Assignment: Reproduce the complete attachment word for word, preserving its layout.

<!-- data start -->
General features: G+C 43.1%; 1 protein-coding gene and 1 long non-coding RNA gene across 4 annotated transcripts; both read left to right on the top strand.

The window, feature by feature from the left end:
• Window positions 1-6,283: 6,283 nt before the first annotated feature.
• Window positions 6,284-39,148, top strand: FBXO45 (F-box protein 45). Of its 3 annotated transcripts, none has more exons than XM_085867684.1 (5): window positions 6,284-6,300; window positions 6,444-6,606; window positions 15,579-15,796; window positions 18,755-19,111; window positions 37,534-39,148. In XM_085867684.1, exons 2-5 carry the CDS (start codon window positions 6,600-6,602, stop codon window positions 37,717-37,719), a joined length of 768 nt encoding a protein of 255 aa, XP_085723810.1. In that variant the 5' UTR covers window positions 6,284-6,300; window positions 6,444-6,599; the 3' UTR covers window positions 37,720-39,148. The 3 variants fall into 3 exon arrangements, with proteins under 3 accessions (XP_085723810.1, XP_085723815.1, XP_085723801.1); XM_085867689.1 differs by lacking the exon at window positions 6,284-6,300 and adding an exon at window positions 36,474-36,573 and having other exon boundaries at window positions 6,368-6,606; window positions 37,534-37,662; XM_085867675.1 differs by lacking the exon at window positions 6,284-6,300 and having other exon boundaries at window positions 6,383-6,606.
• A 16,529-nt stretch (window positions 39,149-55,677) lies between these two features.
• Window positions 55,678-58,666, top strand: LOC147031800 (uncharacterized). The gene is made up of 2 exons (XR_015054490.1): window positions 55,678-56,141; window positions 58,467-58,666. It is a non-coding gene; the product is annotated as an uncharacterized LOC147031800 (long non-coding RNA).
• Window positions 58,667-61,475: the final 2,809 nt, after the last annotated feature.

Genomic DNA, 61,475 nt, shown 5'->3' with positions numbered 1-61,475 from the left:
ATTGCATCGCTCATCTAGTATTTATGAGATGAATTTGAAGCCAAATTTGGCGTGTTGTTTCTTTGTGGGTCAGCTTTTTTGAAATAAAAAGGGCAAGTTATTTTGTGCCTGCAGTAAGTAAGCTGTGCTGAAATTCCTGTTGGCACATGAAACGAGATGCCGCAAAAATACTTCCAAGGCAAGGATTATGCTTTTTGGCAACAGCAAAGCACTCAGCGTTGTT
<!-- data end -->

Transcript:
General features: G+C 43.1%; 1 protein-coding gene and 1 long non-coding RNA gene across 4 annotated transcripts; both read left to right on the top strand.

The window, feature by feature from the left end:
• Window positions 1-6,283: 6,283 nt before the first annotated feature.
• Window positions 6,284-39,148, top strand: FBXO45 (F-box protein 45). Of its 3 annotated transcripts, none has more exons than XM_085867684.1 (5): window positions 6,284-6,300; window positions 6,444-6,606; window positions 15,579-15,796; window positions 18,755-19,111; window positions 37,534-39,148. In XM_085867684.1, exons 2-5 carry the CDS (start codon window positions 6,600-6,602, stop codon window positions 37,717-37,719), a joined length of 768 nt encoding a protein of 255 aa, XP_085723810.1. In that variant the 5' UTR covers window positions 6,284-6,300; window positions 6,444-6,599; the 3' UTR covers window positions 37,720-39,148. The 3 variants fall into 3 exon arrangements, with proteins under 3 accessions (XP_085723810.1, XP_085723815.1, XP_085723801.1); XM_085867689.1 differs by lacking the exon at window positions 6,284-6,300 and adding an exon at window positions 36,474-36,573 and having other exon boundaries at window positions 6,368-6,606; window positions 37,534-37,662; XM_085867675.1 differs by lacking the exon at window positions 6,284-6,300 and having other exon boundaries at window positions 6,383-6,606.
• A 16,529-nt stretch (window positions 39,149-55,677) lies between these two features.
• Window positions 55,678-58,666, top strand: LOC147031800 (uncharacterized). The gene is made up of 2 exons (XR_015054490.1): window positions 55,678-56,141; window positions 58,467-58,666. It is a non-coding gene; the product is annotated as an uncharacterized LOC147031800 (long non-coding RNA).
• Window positions 58,667-61,475: the final 2,809 nt, after the last annotated feature.

Genomic DNA, 61,475 nt, shown 5'->3' with positions numbered 1-61,475 from the left:
ATTGCATCGCTCATCTAGTATTTATGAGATGAATTTGAAGCCAAATTTGGCGTGTTGTTTCTTTGTGGGTCAGCTTTTTTGAAATAAAAAGGGCAAGTTATTTTGTGCCTGCAGTAAGTAAGCTGTGCTGAAATTCCTGTTGGCACATGAAACGAGATGCCGCAAAAATACTTCCAAGGCAAGGATTATGCTTTTTGGCAACAGCAAAGCACTCAGCGTTGTT